Whether you live with a person with a disability or you’re one of the growing number of people who have elderly parents moving in with them, it may be beneficial to undergo a bathroom renovation to accommodate their needs. Changing your bathroom to be more in line with your loved one’s needs doesn’t just have to be for functional reasons. The modifications can be aesthetic as well.
“We can create Universally Accessible bathrooms without making them appear that way,” said Christina Piekut, a bath and kitchen designer at Alure Home Improvements. “That way, you don’t have to worry about the resell value of the house.”
Piekut, along with Ken Gold, also a bath and kitchen designer at Alure, shared all of the ways you can modify your bathroom for people with disabilities.
1. Modify the entrance
According to The Americans with Disabilities ACT (ADA), a wheelchair accessible doorway should be 36″ whereas most standard bathroom entrance doors are 24″ wide. Additionally, the handle should change to accommodate the person’s disability. Lever handles should be installed to make the knob easier to grab and turn for those who have difficulty rotating their hands.
2. Remove ‘barriers’
Standard bath tubs and showers come with a 4-inch step in the entrance to prevent water from escaping and causing damage. However, this can make it impossible for wheelchairs to get through, and it can cause those with mobility issues to lose their balance and fall. Either remove the barrier completely or install a ramp that wheelchairs can get over and people can easily use without having to step over anything. Additionally, you can remove the vanity under the sink to allow for a person to sit underneath it.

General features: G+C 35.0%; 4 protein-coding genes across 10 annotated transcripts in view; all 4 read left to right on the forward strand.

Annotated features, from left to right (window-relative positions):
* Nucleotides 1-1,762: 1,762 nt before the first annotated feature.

3. Make it a ‘wet room’
If you do choose to remove the barrier to the shower or tub, transform your bathroom into a “wet room,” noted Gold. This involves installing tile around the entire space so if water gets out, it doesn’t cause any damage and can be easily mopped up. Handheld showers can also be installed to make bathing easier, and it’s even more reason to have a wet room, since the water has the potential to spray the floor and walls.
4. Install grab bars
Bars can be added to the walls throughout the bathroom to assist those with difficulty maneuvering.
“They’re nailed to the studs in the walls to support a person’s weight, and are especially useful,” said Gold. “They can really help a person safely get around the bathroom without falling.”
While bars can be placed anywhere with studs, they’re most effective near the toilet and in the bath, which are spots that are notorious for people falling. They could slip in the shower or when stepping over a threshold, and have difficulty getting up from the toilet seat.
5. Use light sensors
Light switches can be difficult to find, and flipping them on can cause pain in those with arthritis and other conditions. Automatic lighting can be installed to help alleviate pain and provide a convenient way to enter and exit the room.
“Sensors can help those with MS who might not be able to reach a switch or make the hand motion needed to turn it on,” explained Gold.
6. Follow ADA height guidelines
Gold suggested lowering the sink and countertops and elevating the toilet seat to accommodate those with disabilities. Consider installing a chair in the tub to allow for easier washing, and move outlets and light switches lower so someone sitting in a wheelchair can easily reach them.
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